Homework 3 -- Programming


This is a group assignment, per the instructions given at the beginning of the semester. Turn in one copy of the programming assignment; however, each of you must turn in individual written assignments.

In addition, each team member must turn in the group programming evaluation with their own written assignments.


You're going to be modifying a kernel. We do not want you to submit an entire kernel source tree; instead, you'll submit the output of "diff" -- the differences between your code and the original. You'll also need to submit a working or a non-working cover sheet. Finally, turn in any test programs or data, a README file documenting your work (including clear explanations of what each file is), and output from test runs.

Fair Share Scheduling

(90 points) The assignment is to add a fair share scheduler to the kernel.

As discussed in class, there are several classes of scheduling available for Linux. Add a new one that does fair-share scheduling, based on uid. There will be a weight W associated with each fair share group; this value is set by a system call. (Actually, you'll need two system calls, getgroupweight() and setgroupweight(). Both take a uid as a paramter; the second takes a weight as well.)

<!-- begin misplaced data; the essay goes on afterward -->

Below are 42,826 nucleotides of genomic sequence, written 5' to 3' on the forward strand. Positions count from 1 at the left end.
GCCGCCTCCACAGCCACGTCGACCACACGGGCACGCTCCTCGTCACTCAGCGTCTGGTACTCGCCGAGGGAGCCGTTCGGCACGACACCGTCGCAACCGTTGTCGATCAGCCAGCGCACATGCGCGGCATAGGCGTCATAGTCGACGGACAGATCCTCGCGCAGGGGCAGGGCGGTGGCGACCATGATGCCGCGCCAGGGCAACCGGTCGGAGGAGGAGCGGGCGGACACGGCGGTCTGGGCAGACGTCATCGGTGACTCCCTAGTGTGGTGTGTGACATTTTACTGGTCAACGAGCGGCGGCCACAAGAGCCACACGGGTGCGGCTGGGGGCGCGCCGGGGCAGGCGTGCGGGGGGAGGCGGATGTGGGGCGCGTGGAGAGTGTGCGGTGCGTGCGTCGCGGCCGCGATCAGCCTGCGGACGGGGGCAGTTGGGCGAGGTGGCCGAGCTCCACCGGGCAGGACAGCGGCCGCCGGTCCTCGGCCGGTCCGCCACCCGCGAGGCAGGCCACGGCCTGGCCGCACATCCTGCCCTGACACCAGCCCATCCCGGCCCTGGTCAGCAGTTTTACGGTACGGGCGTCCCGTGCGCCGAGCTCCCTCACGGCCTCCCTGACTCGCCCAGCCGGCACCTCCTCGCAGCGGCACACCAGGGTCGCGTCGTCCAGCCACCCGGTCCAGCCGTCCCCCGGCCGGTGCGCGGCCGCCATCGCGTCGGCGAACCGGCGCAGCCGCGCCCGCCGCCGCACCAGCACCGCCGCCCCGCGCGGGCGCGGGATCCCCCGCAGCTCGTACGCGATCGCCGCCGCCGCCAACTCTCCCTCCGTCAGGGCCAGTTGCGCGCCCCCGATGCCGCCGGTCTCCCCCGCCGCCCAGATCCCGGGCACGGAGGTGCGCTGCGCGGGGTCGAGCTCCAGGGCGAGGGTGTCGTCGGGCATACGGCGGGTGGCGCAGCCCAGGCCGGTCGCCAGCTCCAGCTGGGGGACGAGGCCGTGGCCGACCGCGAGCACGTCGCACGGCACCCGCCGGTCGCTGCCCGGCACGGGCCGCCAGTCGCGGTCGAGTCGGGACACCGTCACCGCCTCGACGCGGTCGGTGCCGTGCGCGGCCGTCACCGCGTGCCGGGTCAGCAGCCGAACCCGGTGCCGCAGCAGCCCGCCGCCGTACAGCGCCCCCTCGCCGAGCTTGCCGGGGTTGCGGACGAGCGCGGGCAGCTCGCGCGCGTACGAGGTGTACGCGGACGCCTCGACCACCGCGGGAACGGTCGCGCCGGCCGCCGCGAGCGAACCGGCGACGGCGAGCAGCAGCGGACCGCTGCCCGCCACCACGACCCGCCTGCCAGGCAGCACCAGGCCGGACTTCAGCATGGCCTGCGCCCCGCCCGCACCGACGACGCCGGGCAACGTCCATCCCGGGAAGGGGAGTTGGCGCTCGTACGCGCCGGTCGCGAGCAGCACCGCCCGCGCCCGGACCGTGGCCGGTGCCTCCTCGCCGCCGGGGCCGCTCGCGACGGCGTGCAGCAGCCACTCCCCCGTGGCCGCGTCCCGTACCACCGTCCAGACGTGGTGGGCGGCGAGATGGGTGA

The weight is used as a multipler for the quantum, rather than as a priority modifier. This multiplier applies to all processes owned by that user.

For simplicity's sake, you may have a fixed-size array mapping uids to weights. The size of this array should be a #define; all references to the array size must reference the defined name. The only reason for this simplification is so that you don't have to worry about dynamic storage allocation in the kernel.

Your vmware directory is not backed up. For safety's sake, make a copy of your changes — not the whole kernel tree! — on another machine.

Danger, Will Robinson

If two people boot the same virtual machine at the same time, it will corrupt the (virtual) disk. Please co-ordinate usage with other members of your team.